Two friends (Jon Cryer and Rick Stear) find out that their missing high-school chum (Rafael Baez) is now insane and living at New York's decaying Coney Island amusement park. Naturally the guys ditch work and set out in search of their bud and spend an inordinate amount of time wandering around the ramshackle landmark talking to a weirdo skeeball guy (Frank Whaley). Over time one guy confronts his own alcoholism and the other deals with family problems. Oh yeah and they find their nutty friend.
This one's got a lot of indie cred: Whaley and Ione Skye have been doing the little-movie thing for years now and Cryer is a veteran of Schenkman's "Pompatus." The best performance is from Baez an up-and-coming actor whose depiction of mental illness (not an easy thing to do) is pretty disturbing.
This is the latest from Richard Schenkman best known for the equally talky and lethargic "The Pompatus of Love " which also was about guys in their 30s (finally) confronting adulthood. Schenkman's style of writing a directing is slow introspective and ultimately more suited to the confines of a small theater stage than the camera lens.
The second feature in the planet-conquering Japanese franchise opens with an all- Pokémon all-gibberish short feature that will have parents reaching for the Tylenol even sooner than expected then we cut to the main adventure titled "The Power of One." A scheming Pokémon Collector named Jirarudan begins snatching up winged Poki with the power to control fire lightning and ice destabilizing Earth's weather patterns. It's up to brave young Pokémon Trainer Ash Ketchum his chubby yellow pocket monster Pikachu and their friends to put things right.
It's a sad state of affairs when voice actor Ikue Otani manages to steal the show chirping his character's name over and over as the floppy-eared lightning-tailed Pikachu. The thespians lending their vocals to the human characters have less chance to be impressive saddled as they are with the film's clumsy English translation of Pokémon arcana and the occasional witless pun.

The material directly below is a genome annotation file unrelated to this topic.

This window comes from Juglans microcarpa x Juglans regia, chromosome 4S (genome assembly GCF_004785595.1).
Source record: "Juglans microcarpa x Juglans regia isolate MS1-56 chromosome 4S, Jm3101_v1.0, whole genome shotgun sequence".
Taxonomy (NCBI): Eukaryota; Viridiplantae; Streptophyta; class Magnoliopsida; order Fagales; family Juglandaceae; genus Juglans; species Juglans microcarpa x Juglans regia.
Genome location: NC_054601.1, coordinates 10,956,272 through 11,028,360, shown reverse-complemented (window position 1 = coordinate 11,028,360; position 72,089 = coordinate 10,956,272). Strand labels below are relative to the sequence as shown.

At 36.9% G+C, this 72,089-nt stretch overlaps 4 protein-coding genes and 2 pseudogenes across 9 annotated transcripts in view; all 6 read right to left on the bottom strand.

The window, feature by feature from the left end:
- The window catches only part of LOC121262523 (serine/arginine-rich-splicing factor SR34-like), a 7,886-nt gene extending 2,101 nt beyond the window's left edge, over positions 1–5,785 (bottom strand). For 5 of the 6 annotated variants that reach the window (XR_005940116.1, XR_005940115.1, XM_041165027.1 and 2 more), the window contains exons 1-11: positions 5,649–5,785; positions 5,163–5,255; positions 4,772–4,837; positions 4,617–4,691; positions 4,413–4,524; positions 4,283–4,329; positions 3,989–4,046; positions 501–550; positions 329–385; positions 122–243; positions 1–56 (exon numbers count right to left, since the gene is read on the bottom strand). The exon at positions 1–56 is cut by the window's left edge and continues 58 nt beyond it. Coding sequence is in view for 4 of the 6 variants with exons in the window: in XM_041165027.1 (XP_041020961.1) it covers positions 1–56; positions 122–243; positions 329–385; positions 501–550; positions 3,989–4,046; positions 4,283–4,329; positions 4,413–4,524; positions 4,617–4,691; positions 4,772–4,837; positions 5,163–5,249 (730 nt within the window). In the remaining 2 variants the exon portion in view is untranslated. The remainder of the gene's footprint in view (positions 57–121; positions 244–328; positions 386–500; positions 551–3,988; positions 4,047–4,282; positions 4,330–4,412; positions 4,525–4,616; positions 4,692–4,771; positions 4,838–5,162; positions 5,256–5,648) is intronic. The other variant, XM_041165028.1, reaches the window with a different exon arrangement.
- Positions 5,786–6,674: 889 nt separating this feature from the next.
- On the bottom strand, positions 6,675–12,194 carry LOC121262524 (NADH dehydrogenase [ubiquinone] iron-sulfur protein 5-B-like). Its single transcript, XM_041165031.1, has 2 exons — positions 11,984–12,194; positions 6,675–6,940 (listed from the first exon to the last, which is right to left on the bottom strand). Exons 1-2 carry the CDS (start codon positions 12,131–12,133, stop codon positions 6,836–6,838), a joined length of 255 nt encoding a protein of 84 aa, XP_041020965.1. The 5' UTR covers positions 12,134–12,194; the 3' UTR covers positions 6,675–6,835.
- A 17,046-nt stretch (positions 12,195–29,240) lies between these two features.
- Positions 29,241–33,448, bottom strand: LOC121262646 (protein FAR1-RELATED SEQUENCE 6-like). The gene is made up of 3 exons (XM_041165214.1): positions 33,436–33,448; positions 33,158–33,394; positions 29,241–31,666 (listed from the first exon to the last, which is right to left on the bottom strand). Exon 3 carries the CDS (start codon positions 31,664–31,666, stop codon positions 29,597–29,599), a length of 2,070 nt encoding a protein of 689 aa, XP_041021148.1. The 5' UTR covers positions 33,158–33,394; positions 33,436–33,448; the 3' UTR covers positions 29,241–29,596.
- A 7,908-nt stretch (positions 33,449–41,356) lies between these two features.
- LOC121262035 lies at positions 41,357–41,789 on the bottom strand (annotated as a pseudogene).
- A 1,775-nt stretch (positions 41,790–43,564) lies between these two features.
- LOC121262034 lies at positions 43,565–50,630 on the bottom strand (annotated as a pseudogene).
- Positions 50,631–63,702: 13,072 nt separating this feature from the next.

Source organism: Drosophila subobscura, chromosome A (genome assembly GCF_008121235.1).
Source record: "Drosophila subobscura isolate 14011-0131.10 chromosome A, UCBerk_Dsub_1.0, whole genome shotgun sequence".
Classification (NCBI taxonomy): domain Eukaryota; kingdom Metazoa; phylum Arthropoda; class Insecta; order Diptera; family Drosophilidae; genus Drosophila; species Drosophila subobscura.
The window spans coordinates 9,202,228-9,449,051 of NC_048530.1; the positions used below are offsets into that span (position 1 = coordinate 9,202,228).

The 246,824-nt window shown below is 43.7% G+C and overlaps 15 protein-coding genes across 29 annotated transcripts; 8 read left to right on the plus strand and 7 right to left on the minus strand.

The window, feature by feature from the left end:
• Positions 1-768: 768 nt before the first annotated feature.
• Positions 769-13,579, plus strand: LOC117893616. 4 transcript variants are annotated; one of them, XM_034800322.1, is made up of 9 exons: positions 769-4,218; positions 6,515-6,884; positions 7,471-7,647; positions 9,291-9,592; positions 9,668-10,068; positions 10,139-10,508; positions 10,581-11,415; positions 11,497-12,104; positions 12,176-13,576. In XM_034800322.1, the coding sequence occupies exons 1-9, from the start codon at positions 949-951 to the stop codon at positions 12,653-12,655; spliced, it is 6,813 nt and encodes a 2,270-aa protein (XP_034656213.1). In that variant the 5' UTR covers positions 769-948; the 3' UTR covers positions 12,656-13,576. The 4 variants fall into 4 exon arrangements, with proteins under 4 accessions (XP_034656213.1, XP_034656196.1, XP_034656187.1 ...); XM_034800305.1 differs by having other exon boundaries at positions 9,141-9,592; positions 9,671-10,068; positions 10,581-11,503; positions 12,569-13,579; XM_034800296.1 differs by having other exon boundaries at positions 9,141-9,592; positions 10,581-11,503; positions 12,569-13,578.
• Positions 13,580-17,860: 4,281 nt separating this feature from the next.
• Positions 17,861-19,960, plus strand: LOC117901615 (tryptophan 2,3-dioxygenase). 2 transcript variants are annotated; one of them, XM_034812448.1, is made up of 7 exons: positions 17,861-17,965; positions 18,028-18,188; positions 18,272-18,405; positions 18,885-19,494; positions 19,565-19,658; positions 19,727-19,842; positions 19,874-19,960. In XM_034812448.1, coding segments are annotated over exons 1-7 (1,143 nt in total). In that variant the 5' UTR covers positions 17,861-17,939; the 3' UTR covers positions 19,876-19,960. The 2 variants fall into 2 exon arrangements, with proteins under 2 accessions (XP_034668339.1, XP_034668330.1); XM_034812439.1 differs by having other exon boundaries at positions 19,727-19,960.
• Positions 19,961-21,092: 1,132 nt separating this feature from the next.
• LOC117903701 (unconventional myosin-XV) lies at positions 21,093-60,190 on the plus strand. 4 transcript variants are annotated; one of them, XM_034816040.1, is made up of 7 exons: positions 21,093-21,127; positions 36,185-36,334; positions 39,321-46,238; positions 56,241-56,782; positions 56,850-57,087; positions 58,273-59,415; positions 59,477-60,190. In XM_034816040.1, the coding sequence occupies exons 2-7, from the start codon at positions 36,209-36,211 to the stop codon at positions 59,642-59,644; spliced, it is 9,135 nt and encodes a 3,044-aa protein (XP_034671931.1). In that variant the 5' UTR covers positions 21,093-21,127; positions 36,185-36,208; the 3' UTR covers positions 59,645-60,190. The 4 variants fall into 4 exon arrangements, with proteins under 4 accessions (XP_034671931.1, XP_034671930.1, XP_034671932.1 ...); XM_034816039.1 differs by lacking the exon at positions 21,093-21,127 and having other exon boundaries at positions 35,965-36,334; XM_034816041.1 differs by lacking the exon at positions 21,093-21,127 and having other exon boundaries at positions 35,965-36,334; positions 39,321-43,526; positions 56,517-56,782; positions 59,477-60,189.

Kunihiko Yuyama's team puts no special stamp on the series' generic Japanese toon work which bears a closer resemblance to primitive TV fare in the "Speed Racer" or "Astro Boy" vein than the cutting-edge artistry going into modern anime epics such as "Princess Mononoke." Computer-rendered shots of Jirarudan's elaborate flying fortress and churning ocean waves are impressive in themselves but they clash with the traditionally animated material. Not that the grade school-age target audience is likely to mind.
So, Steven Spielberg has finally given the OK to release his neo-classic Universal movies on DVD. That's nice, but it's no big deal, right? Wrong.
Because even though DVD's emergence as the dominant home entertainment format is undeniable, there are a lot of filmmakers, movie studio types and other influential people out there who continue to deny it, leaving lots of classic movies that have been available on plain ol' VHS tape for years unreleased in the new format.
In fact, a DVD collector's most-wanted-disc list would include these hall of fame movies:
"Citizen Kane" (1941), "King Kong" (the 1933 original), the "Godfather" trilogy, "Lawrence of Arabia" (1962), "The Apartment" (1960), "The African Queen" (1951), "Bringing Up Baby" (1938), "Superman" (1978) and its sequels, "Back to the Future" and "The French Connection" (1971). (We're not even going to go into the "Star Wars" movies, which are No. 1 on everyone's list of Movies That Should Be On DVD.) "Lawrence of Arabia" The DVD format has been around for five years now. According to reports, 4 million DVD players were sold last year, and the number is growing. The little discs are superior to VHS tape in every way: The picture is clearer, sound crisper, and you don't have to rewind. So, why are so many classic films still available only on tape? The reason, DVD experts say, is that while some movie studios have embraced the new technology, others are simply slower to get with it.
"Warner Bros. is extremely committed to the DVD format, releasing such gems as 'The Philadelphia Story' and 'The Maltese Falcon' quickly and inexpensively," says Chris Holland, webmaster of the Attack of the 50 Foot DVD Web site (www.50footdvd.com). Holland also praises Paramount and MGM but says 20th Century Fox "has been the slowpoke of the bunch."
Peter M. Bracke, editor in chief of DVDfile.com, adds kudos for Universal, which has committed its classic horror movies and Alfred Hitchcock titles to DVD, and Columbia Pictures, which has issued several Frank Capra and Jimmy Stewart classics.
And word this week was that Universal Home Video will kick off a series of Spielbergian blockbuster DVDs with a special edition disc of "Jaws," due out July 11. It will follow with "E.T. The Extra-Terrestrial," "Jurassic Park," "Schindler's List" and "The Lost World," although dates for those titles haven't been announced.
In case you're wondering about the "Raiders of the Lost Ark" trilogy, those aren't available on DVD yet, either, and Paramount Home Video has yet to announce any such plans. In fact, "Saving Private Ryan" is the only Spielberg movie committed to DVD right now -- an astonishing fact, considering the bespectacled director is acknowledged as one of the greatest (and highest-grossing) filmmakers ever.
Almost as astonishing as the other Spielberg-related title that many DVD collectors are hope, hope, hoping gets a DVD release: "The Goonies."